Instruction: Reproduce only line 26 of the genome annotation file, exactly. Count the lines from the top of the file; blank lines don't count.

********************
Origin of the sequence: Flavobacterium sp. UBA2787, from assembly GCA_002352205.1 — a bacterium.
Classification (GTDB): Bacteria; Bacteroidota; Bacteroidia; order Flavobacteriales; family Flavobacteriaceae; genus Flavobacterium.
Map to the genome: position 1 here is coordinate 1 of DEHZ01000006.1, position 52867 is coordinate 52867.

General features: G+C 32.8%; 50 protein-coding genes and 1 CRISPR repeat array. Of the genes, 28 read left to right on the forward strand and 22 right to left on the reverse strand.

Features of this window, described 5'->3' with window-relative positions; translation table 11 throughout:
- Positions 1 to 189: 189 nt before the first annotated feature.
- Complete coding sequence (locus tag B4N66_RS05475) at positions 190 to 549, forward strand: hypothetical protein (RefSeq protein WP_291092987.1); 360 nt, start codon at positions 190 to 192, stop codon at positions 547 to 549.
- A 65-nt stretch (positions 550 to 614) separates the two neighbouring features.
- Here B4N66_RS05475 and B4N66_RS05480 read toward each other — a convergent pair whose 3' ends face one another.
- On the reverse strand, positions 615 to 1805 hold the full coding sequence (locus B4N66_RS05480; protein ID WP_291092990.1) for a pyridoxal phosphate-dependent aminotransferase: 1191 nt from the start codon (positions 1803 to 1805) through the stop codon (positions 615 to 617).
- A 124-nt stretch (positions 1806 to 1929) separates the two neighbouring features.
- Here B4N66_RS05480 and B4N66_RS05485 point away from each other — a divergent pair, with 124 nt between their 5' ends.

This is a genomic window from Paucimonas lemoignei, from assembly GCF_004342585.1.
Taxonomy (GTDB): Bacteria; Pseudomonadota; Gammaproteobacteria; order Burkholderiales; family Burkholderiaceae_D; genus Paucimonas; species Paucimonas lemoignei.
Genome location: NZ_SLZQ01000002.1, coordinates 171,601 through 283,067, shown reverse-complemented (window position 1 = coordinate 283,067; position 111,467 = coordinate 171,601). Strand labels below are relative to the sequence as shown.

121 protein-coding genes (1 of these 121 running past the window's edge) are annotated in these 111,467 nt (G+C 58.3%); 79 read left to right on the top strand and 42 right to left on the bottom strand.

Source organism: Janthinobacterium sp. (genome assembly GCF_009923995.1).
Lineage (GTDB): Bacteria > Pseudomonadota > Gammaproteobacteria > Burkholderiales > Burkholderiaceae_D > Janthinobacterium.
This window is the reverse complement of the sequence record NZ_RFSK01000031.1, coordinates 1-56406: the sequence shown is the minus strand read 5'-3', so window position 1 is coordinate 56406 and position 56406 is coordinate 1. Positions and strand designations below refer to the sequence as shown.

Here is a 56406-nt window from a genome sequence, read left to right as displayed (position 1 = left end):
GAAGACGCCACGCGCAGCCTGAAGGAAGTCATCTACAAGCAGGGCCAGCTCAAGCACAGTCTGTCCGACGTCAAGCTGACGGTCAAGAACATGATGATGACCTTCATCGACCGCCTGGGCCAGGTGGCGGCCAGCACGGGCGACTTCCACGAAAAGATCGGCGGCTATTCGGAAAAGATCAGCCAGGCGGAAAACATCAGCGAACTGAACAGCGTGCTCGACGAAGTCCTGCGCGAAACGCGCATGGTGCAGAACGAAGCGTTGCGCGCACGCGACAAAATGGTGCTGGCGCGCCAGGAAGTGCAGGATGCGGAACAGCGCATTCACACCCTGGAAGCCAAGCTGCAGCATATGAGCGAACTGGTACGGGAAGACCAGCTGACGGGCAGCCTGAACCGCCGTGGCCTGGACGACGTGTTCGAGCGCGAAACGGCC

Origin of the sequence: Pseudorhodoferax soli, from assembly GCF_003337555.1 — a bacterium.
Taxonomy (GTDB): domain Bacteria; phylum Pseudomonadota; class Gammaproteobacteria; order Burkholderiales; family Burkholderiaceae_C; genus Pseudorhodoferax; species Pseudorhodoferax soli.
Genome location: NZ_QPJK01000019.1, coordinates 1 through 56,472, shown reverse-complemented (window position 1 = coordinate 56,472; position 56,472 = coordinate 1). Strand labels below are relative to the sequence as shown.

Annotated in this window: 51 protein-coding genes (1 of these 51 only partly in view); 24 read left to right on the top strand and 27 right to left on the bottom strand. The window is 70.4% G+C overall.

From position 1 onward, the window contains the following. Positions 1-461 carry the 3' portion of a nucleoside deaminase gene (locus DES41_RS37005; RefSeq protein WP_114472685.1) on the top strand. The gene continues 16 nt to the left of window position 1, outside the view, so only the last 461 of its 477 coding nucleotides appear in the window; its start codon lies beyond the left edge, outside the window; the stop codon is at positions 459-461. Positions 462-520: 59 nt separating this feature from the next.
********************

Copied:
From position 1 onward, the window contains the following. Positions 1-461 carry the 3' portion of a nucleoside deaminase gene (locus DES41_RS37005; RefSeq protein WP_114472685.1) on the top strand. The gene continues 16 nt to the left of window position 1, outside the view, so only the last 461 of its 477 coding nucleotides appear in the window; its start codon lies beyond the left edge, outside the window; the stop codon is at positions 459-461. Positions 462-520: 59 nt separating this feature from the next.